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Book review: Krugman, P. (2020), Arguing with zombies

Faculty Advisor




corporate tax rates, government spending, economy

Abstract (summary)

As an undergraduate student in the 1990s, Paul Krugman's work, along with that of Joseph Stiglitz, was instrumental in my studies in economics. As an instructor in the 2020s, I was excited to find that the Nobel Laureate's book Arguing with Zombies, which is mainly based on his New York Times columns, helped to make sense of the economic orientation and situation in my home province, Alberta, where the United Conservative Party (UCP) came to power in 2019. The UCP government was extremely concerned about the previous government raising the minimum hourly wage by more than C$4 in fewer than three years but showed no qualms in reducing corporate tax rates by 4 percentage points, eliminating the carbon tax and cutting spending. This approach continued through the COVID-19 pandemic, as the government cut the post-secondary budget by 20 per cent over a four-year plan, and proposed a 3 per cent wage rollback for overworked nurses in the midst of the ongoing pandemic, while announcing investments to the tune of billions of Canadian dollars in Keystone XL, a risky and unnecessary oil pipeline.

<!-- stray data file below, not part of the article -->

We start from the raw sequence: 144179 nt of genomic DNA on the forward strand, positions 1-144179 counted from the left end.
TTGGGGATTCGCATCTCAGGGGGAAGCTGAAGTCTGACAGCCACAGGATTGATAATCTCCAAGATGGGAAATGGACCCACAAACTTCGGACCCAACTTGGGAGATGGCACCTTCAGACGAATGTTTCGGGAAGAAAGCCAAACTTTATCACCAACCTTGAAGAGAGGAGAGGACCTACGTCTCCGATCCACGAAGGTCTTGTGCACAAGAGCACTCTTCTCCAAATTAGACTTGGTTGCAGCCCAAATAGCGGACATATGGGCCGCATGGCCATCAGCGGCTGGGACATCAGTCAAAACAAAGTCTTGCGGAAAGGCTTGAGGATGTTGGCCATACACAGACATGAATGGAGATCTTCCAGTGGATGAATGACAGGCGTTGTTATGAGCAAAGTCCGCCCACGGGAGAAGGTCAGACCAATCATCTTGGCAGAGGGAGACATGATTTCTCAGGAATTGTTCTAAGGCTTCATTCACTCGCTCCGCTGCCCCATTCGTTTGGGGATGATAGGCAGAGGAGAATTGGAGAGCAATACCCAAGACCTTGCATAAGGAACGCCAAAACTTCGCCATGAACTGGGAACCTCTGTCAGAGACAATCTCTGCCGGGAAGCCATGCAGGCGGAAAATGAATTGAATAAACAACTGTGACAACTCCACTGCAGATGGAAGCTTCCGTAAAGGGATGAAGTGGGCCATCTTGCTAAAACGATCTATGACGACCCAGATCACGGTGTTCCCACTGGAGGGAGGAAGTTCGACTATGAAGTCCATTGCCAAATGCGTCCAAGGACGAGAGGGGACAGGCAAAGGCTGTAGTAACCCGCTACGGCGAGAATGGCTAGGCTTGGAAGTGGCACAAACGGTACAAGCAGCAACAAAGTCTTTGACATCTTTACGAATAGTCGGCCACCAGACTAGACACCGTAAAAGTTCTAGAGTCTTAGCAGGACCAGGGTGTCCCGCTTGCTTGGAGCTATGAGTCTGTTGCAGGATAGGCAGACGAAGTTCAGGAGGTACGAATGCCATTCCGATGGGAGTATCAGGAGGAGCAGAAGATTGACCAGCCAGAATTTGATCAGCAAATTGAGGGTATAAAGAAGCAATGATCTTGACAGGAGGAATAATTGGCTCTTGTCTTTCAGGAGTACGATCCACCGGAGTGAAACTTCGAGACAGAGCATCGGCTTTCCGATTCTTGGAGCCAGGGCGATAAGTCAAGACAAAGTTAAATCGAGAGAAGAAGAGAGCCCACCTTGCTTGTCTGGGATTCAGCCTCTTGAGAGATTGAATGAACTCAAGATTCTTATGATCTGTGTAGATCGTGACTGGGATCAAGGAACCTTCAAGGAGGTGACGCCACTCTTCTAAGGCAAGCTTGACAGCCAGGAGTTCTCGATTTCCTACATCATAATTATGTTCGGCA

Publication Information

Jahangir, J. B. (2022). Book review: Krugman, P. (2020): Arguing with Zombies, New York, NY, USA (416 pages, W.W. Norton and Company, hardcover, ISBN 978-1-324-00501-8), European Journal of Economics and Economic Policies, 19(1), 174-176.


Item Type




Attribution-NonCommercial-NoDerivs (CC BY-NC-ND)